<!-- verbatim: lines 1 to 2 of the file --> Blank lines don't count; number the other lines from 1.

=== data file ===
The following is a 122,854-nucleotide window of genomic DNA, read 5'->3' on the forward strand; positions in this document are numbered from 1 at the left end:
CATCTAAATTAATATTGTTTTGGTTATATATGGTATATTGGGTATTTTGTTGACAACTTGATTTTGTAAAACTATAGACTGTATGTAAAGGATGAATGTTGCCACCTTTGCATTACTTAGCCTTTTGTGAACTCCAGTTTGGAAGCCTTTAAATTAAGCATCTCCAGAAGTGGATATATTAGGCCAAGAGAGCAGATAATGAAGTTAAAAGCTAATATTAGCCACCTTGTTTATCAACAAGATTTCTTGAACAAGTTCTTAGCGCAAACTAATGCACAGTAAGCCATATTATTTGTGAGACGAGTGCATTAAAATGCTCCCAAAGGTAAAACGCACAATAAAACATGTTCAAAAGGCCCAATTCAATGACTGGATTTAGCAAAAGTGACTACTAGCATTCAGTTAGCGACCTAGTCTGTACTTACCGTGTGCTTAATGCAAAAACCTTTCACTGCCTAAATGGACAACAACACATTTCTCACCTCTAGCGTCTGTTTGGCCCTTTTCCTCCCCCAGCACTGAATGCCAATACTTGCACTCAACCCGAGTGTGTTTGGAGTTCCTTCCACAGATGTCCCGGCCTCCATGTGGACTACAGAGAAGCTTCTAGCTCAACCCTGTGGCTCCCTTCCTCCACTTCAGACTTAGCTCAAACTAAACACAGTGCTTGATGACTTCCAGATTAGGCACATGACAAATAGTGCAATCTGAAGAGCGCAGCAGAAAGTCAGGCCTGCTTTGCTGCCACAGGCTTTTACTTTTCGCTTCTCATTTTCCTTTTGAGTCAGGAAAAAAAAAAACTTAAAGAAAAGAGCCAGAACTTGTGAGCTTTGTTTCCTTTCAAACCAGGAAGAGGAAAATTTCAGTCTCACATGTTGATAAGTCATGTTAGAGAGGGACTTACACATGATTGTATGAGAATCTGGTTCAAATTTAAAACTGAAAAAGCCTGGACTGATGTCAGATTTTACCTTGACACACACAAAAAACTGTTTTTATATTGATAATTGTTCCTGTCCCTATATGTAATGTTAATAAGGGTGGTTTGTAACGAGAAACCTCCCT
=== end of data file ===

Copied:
The following is a 122,854-nucleotide window of genomic DNA, read 5'->3' on the forward strand; positions in this document are numbered from 1 at the left end:
CATCTAAATTAATATTGTTTTGGTTATATATGGTATATTGGGTATTTTGTTGACAACTTGATTTTGTAAAACTATAGACTGTATGTAAAGGATGAATGTTGCCACCTTTGCATTACTTAGCCTTTTGTGAACTCCAGTTTGGAAGCCTTTAAATTAAGCATCTCCAGAAGTGGATATATTAGGCCAAGAGAGCAGATAATGAAGTTAAAAGCTAATATTAGCCACCTTGTTTATCAACAAGATTTCTTGAACAAGTTCTTAGCGCAAACTAATGCACAGTAAGCCATATTATTTGTGAGACGAGTGCATTAAAATGCTCCCAAAGGTAAAACGCACAATAAAACATGTTCAAAAGGCCCAATTCAATGACTGGATTTAGCAAAAGTGACTACTAGCATTCAGTTAGCGACCTAGTCTGTACTTACCGTGTGCTTAATGCAAAAACCTTTCACTGCCTAAATGGACAACAACACATTTCTCACCTCTAGCGTCTGTTTGGCCCTTTTCCTCCCCCAGCACTGAATGCCAATACTTGCACTCAACCCGAGTGTGTTTGGAGTTCCTTCCACAGATGTCCCGGCCTCCATGTGGACTACAGAGAAGCTTCTAGCTCAACCCTGTGGCTCCCTTCCTCCACTTCAGACTTAGCTCAAACTAAACACAGTGCTTGATGACTTCCAGATTAGGCACATGACAAATAGTGCAATCTGAAGAGCGCAGCAGAAAGTCAGGCCTGCTTTGCTGCCACAGGCTTTTACTTTTCGCTTCTCATTTTCCTTTTGAGTCAGGAAAAAAAAAAACTTAAAGAAAAGAGCCAGAACTTGTGAGCTTTGTTTCCTTTCAAACCAGGAAGAGGAAAATTTCAGTCTCACATGTTGATAAGTCATGTTAGAGAGGGACTTACACATGATTGTATGAGAATCTGGTTCAAATTTAAAACTGAAAAAGCCTGGACTGATGTCAGATTTTACCTTGACACACACAAAAAACTGTTTTTATATTGATAATTGTTCCTGTCCCTATATGTAATGTTAATAAGGGTGGTTTGTAACGAGAAACCTCCCT